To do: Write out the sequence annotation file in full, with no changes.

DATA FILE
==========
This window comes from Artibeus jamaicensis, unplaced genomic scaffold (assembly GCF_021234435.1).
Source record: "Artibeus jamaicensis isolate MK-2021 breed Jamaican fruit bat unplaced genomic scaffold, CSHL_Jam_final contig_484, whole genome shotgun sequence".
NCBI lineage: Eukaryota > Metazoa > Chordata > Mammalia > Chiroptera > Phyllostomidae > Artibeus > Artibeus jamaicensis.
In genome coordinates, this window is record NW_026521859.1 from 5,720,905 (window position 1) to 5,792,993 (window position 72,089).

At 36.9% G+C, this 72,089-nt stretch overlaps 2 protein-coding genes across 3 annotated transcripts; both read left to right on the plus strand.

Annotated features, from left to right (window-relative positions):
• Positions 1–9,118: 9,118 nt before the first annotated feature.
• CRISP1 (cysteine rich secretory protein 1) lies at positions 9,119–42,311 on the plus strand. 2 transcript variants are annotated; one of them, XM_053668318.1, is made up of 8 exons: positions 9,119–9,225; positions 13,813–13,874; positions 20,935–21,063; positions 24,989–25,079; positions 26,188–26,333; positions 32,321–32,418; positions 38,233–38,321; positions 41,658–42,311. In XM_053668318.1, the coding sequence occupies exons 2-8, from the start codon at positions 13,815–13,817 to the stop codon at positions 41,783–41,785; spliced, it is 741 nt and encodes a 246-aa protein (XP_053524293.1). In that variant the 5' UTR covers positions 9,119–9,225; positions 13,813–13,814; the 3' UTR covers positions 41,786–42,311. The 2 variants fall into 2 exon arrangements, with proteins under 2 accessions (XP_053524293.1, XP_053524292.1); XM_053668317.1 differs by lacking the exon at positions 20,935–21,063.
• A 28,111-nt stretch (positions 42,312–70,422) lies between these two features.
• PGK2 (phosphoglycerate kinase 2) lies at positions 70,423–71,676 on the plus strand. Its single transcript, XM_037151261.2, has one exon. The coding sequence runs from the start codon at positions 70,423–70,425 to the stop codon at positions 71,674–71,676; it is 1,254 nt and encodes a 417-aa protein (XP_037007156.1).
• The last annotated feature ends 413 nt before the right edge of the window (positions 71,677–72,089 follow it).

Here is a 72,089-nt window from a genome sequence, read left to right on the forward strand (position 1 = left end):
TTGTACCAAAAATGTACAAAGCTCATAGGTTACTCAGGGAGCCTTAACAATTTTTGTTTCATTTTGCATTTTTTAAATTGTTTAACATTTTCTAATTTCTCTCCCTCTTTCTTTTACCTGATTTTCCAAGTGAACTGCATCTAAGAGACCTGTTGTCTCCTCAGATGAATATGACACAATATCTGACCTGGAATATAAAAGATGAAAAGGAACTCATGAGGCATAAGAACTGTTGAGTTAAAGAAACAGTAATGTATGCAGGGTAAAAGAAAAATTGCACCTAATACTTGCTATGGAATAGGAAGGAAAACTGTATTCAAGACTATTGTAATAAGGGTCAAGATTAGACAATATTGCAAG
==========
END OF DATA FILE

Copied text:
This window comes from Artibeus jamaicensis, unplaced genomic scaffold (assembly GCF_021234435.1).
Source record: "Artibeus jamaicensis isolate MK-2021 breed Jamaican fruit bat unplaced genomic scaffold, CSHL_Jam_final contig_484, whole genome shotgun sequence".
NCBI lineage: Eukaryota > Metazoa > Chordata > Mammalia > Chiroptera > Phyllostomidae > Artibeus > Artibeus jamaicensis.
In genome coordinates, this window is record NW_026521859.1 from 5,720,905 (window position 1) to 5,792,993 (window position 72,089).

At 36.9% G+C, this 72,089-nt stretch overlaps 2 protein-coding genes across 3 annotated transcripts; both read left to right on the plus strand.

Annotated features, from left to right (window-relative positions):
• Positions 1–9,118: 9,118 nt before the first annotated feature.
• CRISP1 (cysteine rich secretory protein 1) lies at positions 9,119–42,311 on the plus strand. 2 transcript variants are annotated; one of them, XM_053668318.1, is made up of 8 exons: positions 9,119–9,225; positions 13,813–13,874; positions 20,935–21,063; positions 24,989–25,079; positions 26,188–26,333; positions 32,321–32,418; positions 38,233–38,321; positions 41,658–42,311. In XM_053668318.1, the coding sequence occupies exons 2-8, from the start codon at positions 13,815–13,817 to the stop codon at positions 41,783–41,785; spliced, it is 741 nt and encodes a 246-aa protein (XP_053524293.1). In that variant the 5' UTR covers positions 9,119–9,225; positions 13,813–13,814; the 3' UTR covers positions 41,786–42,311. The 2 variants fall into 2 exon arrangements, with proteins under 2 accessions (XP_053524293.1, XP_053524292.1); XM_053668317.1 differs by lacking the exon at positions 20,935–21,063.
• A 28,111-nt stretch (positions 42,312–70,422) lies between these two features.
• PGK2 (phosphoglycerate kinase 2) lies at positions 70,423–71,676 on the plus strand. Its single transcript, XM_037151261.2, has one exon. The coding sequence runs from the start codon at positions 70,423–70,425 to the stop codon at positions 71,674–71,676; it is 1,254 nt and encodes a 417-aa protein (XP_037007156.1).
• The last annotated feature ends 413 nt before the right edge of the window (positions 71,677–72,089 follow it).

Here is a 72,089-nt window from a genome sequence, read left to right on the forward strand (position 1 = left end):
TTGTACCAAAAATGTACAAAGCTCATAGGTTACTCAGGGAGCCTTAACAATTTTTGTTTCATTTTGCATTTTTTAAATTGTTTAACATTTTCTAATTTCTCTCCCTCTTTCTTTTACCTGATTTTCCAAGTGAACTGCATCTAAGAGACCTGTTGTCTCCTCAGATGAATATGACACAATATCTGACCTGGAATATAAAAGATGAAAAGGAACTCATGAGGCATAAGAACTGTTGAGTTAAAGAAACAGTAATGTATGCAGGGTAAAAGAAAAATTGCACCTAATACTTGCTATGGAATAGGAAGGAAAACTGTATTCAAGACTATTGTAATAAGGGTCAAGATTAGACAATATTGCAAG